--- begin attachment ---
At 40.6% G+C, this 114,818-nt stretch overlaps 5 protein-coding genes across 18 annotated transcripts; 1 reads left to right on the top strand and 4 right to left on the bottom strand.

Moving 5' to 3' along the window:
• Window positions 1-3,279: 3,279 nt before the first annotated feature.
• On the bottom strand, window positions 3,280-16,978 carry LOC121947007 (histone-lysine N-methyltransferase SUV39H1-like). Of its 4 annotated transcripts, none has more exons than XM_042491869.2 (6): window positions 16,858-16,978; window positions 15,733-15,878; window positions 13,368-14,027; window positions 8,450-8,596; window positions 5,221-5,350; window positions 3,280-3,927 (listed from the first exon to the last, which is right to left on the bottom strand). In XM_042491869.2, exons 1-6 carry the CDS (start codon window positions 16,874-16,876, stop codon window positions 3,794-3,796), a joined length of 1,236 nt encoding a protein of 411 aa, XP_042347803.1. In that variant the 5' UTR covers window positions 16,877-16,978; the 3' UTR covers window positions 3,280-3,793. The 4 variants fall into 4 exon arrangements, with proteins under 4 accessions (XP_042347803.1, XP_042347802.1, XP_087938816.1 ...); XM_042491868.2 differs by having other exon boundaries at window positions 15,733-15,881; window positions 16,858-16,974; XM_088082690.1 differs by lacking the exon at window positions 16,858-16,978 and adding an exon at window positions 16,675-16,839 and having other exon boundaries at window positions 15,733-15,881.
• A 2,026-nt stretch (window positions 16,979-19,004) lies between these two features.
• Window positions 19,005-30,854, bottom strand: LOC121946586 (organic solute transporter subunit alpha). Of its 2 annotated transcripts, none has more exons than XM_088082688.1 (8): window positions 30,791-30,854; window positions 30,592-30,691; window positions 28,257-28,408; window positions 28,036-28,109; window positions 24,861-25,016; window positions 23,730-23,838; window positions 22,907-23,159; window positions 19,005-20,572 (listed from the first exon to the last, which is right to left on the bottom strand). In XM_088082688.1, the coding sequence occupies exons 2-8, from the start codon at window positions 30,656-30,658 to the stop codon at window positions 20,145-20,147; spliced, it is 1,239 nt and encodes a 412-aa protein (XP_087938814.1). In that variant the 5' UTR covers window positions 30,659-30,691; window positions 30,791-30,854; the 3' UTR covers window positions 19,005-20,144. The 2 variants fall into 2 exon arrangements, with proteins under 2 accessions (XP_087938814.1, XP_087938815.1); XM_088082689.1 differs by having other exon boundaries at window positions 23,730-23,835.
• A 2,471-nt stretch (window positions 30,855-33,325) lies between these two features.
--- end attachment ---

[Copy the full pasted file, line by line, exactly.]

At 40.6% G+C, this 114,818-nt stretch overlaps 5 protein-coding genes across 18 annotated transcripts; 1 reads left to right on the top strand and 4 right to left on the bottom strand.

Moving 5' to 3' along the window:
• Window positions 1-3,279: 3,279 nt before the first annotated feature.
• On the bottom strand, window positions 3,280-16,978 carry LOC121947007 (histone-lysine N-methyltransferase SUV39H1-like). Of its 4 annotated transcripts, none has more exons than XM_042491869.2 (6): window positions 16,858-16,978; window positions 15,733-15,878; window positions 13,368-14,027; window positions 8,450-8,596; window positions 5,221-5,350; window positions 3,280-3,927 (listed from the first exon to the last, which is right to left on the bottom strand). In XM_042491869.2, exons 1-6 carry the CDS (start codon window positions 16,874-16,876, stop codon window positions 3,794-3,796), a joined length of 1,236 nt encoding a protein of 411 aa, XP_042347803.1. In that variant the 5' UTR covers window positions 16,877-16,978; the 3' UTR covers window positions 3,280-3,793. The 4 variants fall into 4 exon arrangements, with proteins under 4 accessions (XP_042347803.1, XP_042347802.1, XP_087938816.1 ...); XM_042491868.2 differs by having other exon boundaries at window positions 15,733-15,881; window positions 16,858-16,974; XM_088082690.1 differs by lacking the exon at window positions 16,858-16,978 and adding an exon at window positions 16,675-16,839 and having other exon boundaries at window positions 15,733-15,881.
• A 2,026-nt stretch (window positions 16,979-19,004) lies between these two features.
• Window positions 19,005-30,854, bottom strand: LOC121946586 (organic solute transporter subunit alpha). Of its 2 annotated transcripts, none has more exons than XM_088082688.1 (8): window positions 30,791-30,854; window positions 30,592-30,691; window positions 28,257-28,408; window positions 28,036-28,109; window positions 24,861-25,016; window positions 23,730-23,838; window positions 22,907-23,159; window positions 19,005-20,572 (listed from the first exon to the last, which is right to left on the bottom strand). In XM_088082688.1, the coding sequence occupies exons 2-8, from the start codon at window positions 30,656-30,658 to the stop codon at window positions 20,145-20,147; spliced, it is 1,239 nt and encodes a 412-aa protein (XP_087938814.1). In that variant the 5' UTR covers window positions 30,659-30,691; window positions 30,791-30,854; the 3' UTR covers window positions 19,005-20,144. The 2 variants fall into 2 exon arrangements, with proteins under 2 accessions (XP_087938814.1, XP_087938815.1); XM_088082689.1 differs by having other exon boundaries at window positions 23,730-23,835.
• A 2,471-nt stretch (window positions 30,855-33,325) lies between these two features.